Councilman proposes puppy mill ordinance for Tucson - Tucson News Now

Councilman proposes puppy mill ordinance for Tucson

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TUCSON, AZ (Tucson News Now) -

A Tucson city councilman is proposing a new city ordinance that would require pet stores to sell animals from shelters and non-profit rescue groups only. 

Ward 6 councilman Steve Kozachik called a no-brainer ordinance that would help shut down puppy mills that were breeding animals for profit.  Animal advocates said it was an $84 Billion industry.

Almost 36 cities throughout the country have already adopted a similar ordinance, including San Diego and Phoenix.

Kozachik said he was drafting the Tucson ordinance after the San Diego one. 

Tucson News Now obtained a copy of the draft of of the Puppy Mill Ordiance.  According to the ordinance:

"It shall be unlawful for any person to display, offer for sale, deliver, barter, auction, give away, transfer or sell any dog or cat in any pet store, retail business or other commercial establishment located in the city unless the dog or cat was obtained from one of the following sources:

(A) An animal shelter or a humane society located in Pima County; Or

(B) A non-profit rescue and humane organization whose mission and practice is, in whole or in significant part, the rescue and placement of dogs or cats, Or;

(C) A private owner that donated, without any charge, fee or other consideration, the dog or cat to the pet store, retail business or commercial establishment.

The ordinance would require all pet shops retail businesses or commercial establishments selling dogs or cats to maintain a certificate of source for each animal, and make it available upon request during normal business hours to animal control officers, law enforcement, code compliance officers, or any other city or county employee charged with enforcing the provisions of this section, or to any purchaser.

Violation of this law would be a civil infraction with a minimum fine of $100/animal and a maximum fine of $500/animal.  If a business employee/owner cannot provide a certificate the maximum fine would be $1,000 per animal.

"We euthanize thousands of dogs and cats through the shelters and we have over 70 rescue agencies in this region.  Instead of selling your dog and cat through brokers coming out of the mid-west, the puppy mills, we want to say to the retail stores, be a part of the solution," said Kozachik.

Staff at the Humane Society of Southern Arizona said there were 32,000 stray dogs and cats. To put it in perspective, that's almost the population of the town of Marana.  Samantha Esquivel, a lead public relations spokeswoman for the non-profit agency said the Humane Society did not typically take up political positions, but this case was an exception.

"We do support the elimination of any mass breeding puppy mills and that's just because ethically speaking it is consistent with our mission which is to end animal over-population and homelessness," said Esquivel.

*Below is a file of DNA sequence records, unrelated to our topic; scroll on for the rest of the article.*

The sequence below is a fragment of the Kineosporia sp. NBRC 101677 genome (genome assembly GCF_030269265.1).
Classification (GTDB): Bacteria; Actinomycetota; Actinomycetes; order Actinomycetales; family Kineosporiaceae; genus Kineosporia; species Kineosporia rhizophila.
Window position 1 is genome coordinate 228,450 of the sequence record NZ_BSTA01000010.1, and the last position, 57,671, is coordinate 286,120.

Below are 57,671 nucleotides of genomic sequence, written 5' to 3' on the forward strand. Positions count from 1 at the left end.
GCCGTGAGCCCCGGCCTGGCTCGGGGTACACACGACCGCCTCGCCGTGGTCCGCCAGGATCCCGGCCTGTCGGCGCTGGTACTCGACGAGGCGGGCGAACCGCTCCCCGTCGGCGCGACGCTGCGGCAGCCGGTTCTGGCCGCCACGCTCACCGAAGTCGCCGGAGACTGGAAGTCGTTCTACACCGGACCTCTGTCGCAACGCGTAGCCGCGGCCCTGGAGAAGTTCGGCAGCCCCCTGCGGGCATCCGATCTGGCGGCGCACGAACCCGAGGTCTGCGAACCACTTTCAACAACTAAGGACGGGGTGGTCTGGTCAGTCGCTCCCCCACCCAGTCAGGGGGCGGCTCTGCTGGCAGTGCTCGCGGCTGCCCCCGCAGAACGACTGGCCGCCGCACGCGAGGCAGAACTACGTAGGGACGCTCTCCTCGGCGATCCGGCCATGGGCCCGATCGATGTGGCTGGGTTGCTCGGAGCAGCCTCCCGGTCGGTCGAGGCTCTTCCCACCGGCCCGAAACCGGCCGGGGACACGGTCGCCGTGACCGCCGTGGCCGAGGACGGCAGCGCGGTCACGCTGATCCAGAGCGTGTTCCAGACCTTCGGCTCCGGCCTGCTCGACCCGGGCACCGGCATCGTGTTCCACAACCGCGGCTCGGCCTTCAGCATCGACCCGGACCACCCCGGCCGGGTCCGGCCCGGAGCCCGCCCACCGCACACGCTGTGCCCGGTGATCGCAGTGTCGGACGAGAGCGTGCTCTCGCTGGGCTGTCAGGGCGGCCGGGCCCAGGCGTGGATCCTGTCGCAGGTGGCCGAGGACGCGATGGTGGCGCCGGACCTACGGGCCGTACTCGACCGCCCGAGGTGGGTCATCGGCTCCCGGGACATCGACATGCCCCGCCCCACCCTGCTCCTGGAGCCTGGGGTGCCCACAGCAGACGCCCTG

Groups like Tucson Dog Protection regularly picketed outside local pet stores. 

"It is great that Tucson City Council is standing up to puppy mills, and the way to do that is to stop the retail sales of puppies," said Jamie Massey, Founder of Tucson Dog Protection.

Councilman Kozachik said the goal of the proposed ordinance was to put puppy mills out of business, but it would not affect the backyard breeder.

If your dog or cat accidentally got pregnant, you could turn over the animals to the shelter or retail establishment for sale, or try to sell them yourself.

"There is certain things we can't do.  We can't say you can't put an ad in the paper, or go on Craigslist.  We can only plug so many holes."

Humane society staff added that they were not against all breeders.

"We are only against irresponsible breeders.  You can still have your pure-bred lab or golden retrievers.  We really, really just want to stress responsible breeding, which means quality of life is taken into consideration.  The animals should vaccinated, you should have the paperwork," said Esquivel.

She stressed that the humane society had many pure breds up for adoption.  Almost 25% of the animals at the humane society were pure-breds, said Esquivel.

Tucson News Now contacted local pet stores for a comment. All said they did not buy from Puppy Mills.

Animal advocates said they held regular protests outside Animal Kingdom which is located inside the Tucson Mall. The Mall would not allow our cameras inside to get video of the store, but a local public relations firm representing the Tucson Mall sent us an email saying they had talked to the owners of Animal Kingdom.

The owners stressed they were a small, local business.  They made sure they researched all the breeders they purchased animals from, and made sure the puppies were healthy.  They had vets examine the animals both before and after they were in the store as well.  Store owners also said they encouraged customers to think about adopting from a local shelter and provided $3,000 in-kind support to a local no-kill shelter every month.

Law enforcement and military dogs would be exempt from this ordinance.

Opponents of the bill have argued that shelters primarily offer pit bulls and Chihuahuas, and rescue groups are too restrictive about who can adopt from them.

Kozachik said he hoped to have the ordinance discussed in a study session and set up for a public hearing, by the beginning of March.

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